By: John Lucas
Head Coach, Nor Cal United
In Association with: Scott Barclay
Head Coach, ASU College Club Team
It takes a special kind of athlete to be a gymnast. It takes an equally dedicated and understanding family to have one of their own in this sport. Chances are you got into this sport because you were too “high energy” and your parents needed to give you an outlet for it. Now here you are coming to a big fork in the road where you will need to decide IF you do gymnastics in college. This is most likely one of the biggest decisions you have faced at this point in your life. The following information is written to help you make the right decision for your future.
I have been involved with gymnastics for the past 12 years and it has been a great experience. I started gymnastics at age 14 and competed level 5 my freshman year of high school. By my senior year I was a level 10. I decided to try to walk on to the University of Nebraska’s Gymnastics team and was told by the coaches that there was no room for walk on gymnasts that year. After being turned away by the school I wanted to attend, I spent the next 2 years training with the hope that I could make a college team. I finally received my chance with Arizona State. Being a part of a college team was the highlight of my gymnastics career. That experience inspired me to start a competitive club program out of Nor Cal, Nor Cal United.
I know firsthand how competitive this sport is and how hard getting onto a college team can be. I also know how great the opportunities are to compete with a college club team. I believe that if you make it to your senior year in high school and want to pursue gymnastics in college, there is a team out there waiting for YOU! It may be with one of the highly competitive NCAA schools, and if you can get a scholarship… TAKE IT!! Competing in the NCAA is the best opportunity around. But…. As you can imagine, there are only a few spots open each year and many great gymnasts get overlooked. SO…. If you are not offered a scholarship or even a walk-on position, what are your options?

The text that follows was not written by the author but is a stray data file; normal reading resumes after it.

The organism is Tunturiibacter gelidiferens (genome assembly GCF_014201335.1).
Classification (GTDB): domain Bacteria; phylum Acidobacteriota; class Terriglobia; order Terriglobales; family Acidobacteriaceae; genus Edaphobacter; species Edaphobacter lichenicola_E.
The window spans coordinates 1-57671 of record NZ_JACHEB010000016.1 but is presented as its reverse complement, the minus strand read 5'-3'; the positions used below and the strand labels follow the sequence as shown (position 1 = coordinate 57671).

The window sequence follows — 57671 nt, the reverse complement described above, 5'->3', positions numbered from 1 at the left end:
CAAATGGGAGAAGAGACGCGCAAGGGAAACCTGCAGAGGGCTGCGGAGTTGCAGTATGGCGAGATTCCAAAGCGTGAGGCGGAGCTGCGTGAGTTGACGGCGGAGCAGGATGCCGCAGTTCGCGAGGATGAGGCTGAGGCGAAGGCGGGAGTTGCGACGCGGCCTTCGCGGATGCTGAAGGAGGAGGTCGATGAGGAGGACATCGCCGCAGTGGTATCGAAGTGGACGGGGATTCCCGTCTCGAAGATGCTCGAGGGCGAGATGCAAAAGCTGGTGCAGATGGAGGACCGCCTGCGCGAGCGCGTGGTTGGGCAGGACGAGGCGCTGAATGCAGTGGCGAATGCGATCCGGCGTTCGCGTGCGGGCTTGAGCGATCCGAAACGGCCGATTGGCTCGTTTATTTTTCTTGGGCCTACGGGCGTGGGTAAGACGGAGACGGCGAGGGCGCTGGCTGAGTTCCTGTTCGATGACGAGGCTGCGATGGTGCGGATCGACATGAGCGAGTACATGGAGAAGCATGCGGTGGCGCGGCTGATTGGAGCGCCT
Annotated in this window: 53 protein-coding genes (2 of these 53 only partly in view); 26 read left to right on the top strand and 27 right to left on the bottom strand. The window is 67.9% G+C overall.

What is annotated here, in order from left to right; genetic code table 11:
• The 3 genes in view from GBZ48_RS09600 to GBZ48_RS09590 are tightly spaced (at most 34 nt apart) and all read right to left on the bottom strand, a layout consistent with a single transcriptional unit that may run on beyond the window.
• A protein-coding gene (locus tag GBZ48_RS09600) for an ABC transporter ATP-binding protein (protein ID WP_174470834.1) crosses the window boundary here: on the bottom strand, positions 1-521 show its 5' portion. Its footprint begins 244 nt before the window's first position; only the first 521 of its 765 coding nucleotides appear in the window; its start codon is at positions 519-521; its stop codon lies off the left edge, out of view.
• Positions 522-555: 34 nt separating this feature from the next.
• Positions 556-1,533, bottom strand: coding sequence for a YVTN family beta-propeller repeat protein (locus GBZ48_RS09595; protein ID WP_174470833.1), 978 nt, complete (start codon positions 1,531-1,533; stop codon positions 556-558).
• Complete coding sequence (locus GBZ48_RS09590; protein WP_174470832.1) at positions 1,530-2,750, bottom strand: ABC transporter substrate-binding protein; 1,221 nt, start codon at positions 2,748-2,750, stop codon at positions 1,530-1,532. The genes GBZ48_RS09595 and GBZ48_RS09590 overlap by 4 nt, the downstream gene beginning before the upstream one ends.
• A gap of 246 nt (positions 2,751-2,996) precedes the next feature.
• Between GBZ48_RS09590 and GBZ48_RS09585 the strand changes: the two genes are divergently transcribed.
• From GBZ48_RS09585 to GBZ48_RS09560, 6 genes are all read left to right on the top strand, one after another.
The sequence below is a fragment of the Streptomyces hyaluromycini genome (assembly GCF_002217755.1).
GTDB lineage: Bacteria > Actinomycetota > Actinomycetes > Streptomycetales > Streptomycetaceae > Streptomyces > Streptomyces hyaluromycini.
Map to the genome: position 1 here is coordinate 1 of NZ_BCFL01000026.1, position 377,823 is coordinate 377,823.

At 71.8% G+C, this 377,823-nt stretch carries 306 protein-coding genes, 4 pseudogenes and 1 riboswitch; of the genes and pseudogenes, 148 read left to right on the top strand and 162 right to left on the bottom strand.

This is where Collegiate Club Gymnastics comes in. There are over 2 million college students engaged in a variety of club sports across the country each year, and that number continues to grow. As does the number of college club gymnasts.
Right now there are a handful of college gymnastics clubs that are dedicated to excellence in training. If asked what the main difference is between a club team and an NCAA team my answer would be “They are basically the same except for two things…. 1) we are not funded by the school and 2) we cannot compete at the NCAA Championships.” Now admittedly, not being supported by the school has many other ramifications such as: no (or very limited) scholarships, limited access to medical facilities and supplies, and academic support is also very limited from the school. So why even consider being a part of a college club team?
THERE ARE SOME GREAT, and GROWING number of OPPORTUNITIES within the Club Sports system to enable you to reach your academic goals and to pursue your passion for continuing to grow as a gymnast. Club Gymnastics helps to keep dreams alive and is continuing to provide opportunities for male gymnasts. Remember, male gymnasts reach their full potential between 18 and 24 years old. So if you didn’t win the JO Nationals as a senior in high school, you still have a ton of growth ahead of you!